The Fizz Buzz Fix

Secrets to Thinking Like an Experienced Software Developer

Tackle Any Coding Challenge With Confidence and Learn How An Experienced Developer Thinks

Companies routinely incorporate coding challenges when screening and hiring new developers. This book teaches the skills and mental processes these challenges target. You won’t just learn “how to learn,” you’ll learn how to think like a computer. These principles are the bedrock of computing and have withstood the test of time.

Coding challenges are problematic but routinely used to screen candidates for software development jobs. This book discusses the historical roots of why they select for a specific kind of programmer. If your next interview includes a coding exercise, this book can help you prepare.

Understand the Fundamentals For Writing Code In Any Language

Regardless of where you are in your software career, this book collects insight gained from a lifetime of working with computers. These are the principles, patterns, and approaches seen time and time again across the decades. We’ve added many abstractions over the decades, but the architectural fundamentals are the same, you have to peel back the layers. Understanding what’s going on in the internals of the computer’s CPU gives you new insight when troubleshooting and fixing software errors.

This book covers:

    • How coding challenges like “Fizz Buzz” weed out the wrong people and are rarely applicable to daily software development work. Why do companies insist on using them?
    • Addressing why the tech interview process drives women and underrepresented groups out of the industry. What can we do about it?
    • How to practice and prepare for a coding challenge and give yourself an edge. Preparation and repetition can help you keep your cool.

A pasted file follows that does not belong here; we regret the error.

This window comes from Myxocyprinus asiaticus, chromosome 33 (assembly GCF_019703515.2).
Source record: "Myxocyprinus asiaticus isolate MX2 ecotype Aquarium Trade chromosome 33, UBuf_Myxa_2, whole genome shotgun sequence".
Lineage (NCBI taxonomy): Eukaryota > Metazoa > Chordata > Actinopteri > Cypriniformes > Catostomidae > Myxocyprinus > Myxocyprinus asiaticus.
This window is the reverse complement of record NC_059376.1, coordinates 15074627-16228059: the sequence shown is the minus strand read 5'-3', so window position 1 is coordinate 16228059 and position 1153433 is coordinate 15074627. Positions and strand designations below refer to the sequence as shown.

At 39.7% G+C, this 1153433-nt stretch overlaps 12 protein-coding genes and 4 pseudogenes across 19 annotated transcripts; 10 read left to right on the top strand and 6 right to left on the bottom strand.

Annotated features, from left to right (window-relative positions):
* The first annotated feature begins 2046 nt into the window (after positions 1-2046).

• Learning how to think like a computer and how to nurture this skill regardless of language. Most languages share common concepts and assumptions when writing code.
    • Understanding computing fundamentals like Boolean logic, one’s complement notion, and two’s complement notation. Programming syntax and idioms may differ between languages, but these concepts don’t.
    • A step-by-step approach to designing an algorithm when you’re tackling a new problem. See how an experienced developer works through how it should work with pseudo-code.
    • Observing the flow of data throughout a program to understand how the system as whole works. These flows give you key insights into what the program expects and how it transforms inputs to outputs.
    • Tools for navigating an unfamiliar and complex codebase to decipher how any application works. It provides a hands-on example that helps you understand unfamiliar source code.
    • Putting it all together in a deep-dive to look at how the PHP compiler implements arrays, which are common constructs in other languages.
    • Overcoming impostor syndrome, which affects many people who work as software developers. The resources and advice discussed here can help anyone who thinks they don’t belong in the field.

About the Author

Ed Barnard has experienced two consecutive 20-year careers in software development. He soldered together his first computer from a handful of resistors, diodes, switches, and lights in 1968 at age 10. He taught himself FORTRAN IV two years later. High School brought BASIC. College introduced ALGOL, assembly language, and Pascal. Ed’s second 20-year career has been web software development for countless clients, companies, and projects. He enjoys sharing what he’s learned along the way through magazine articles, books, and speaking at conferences.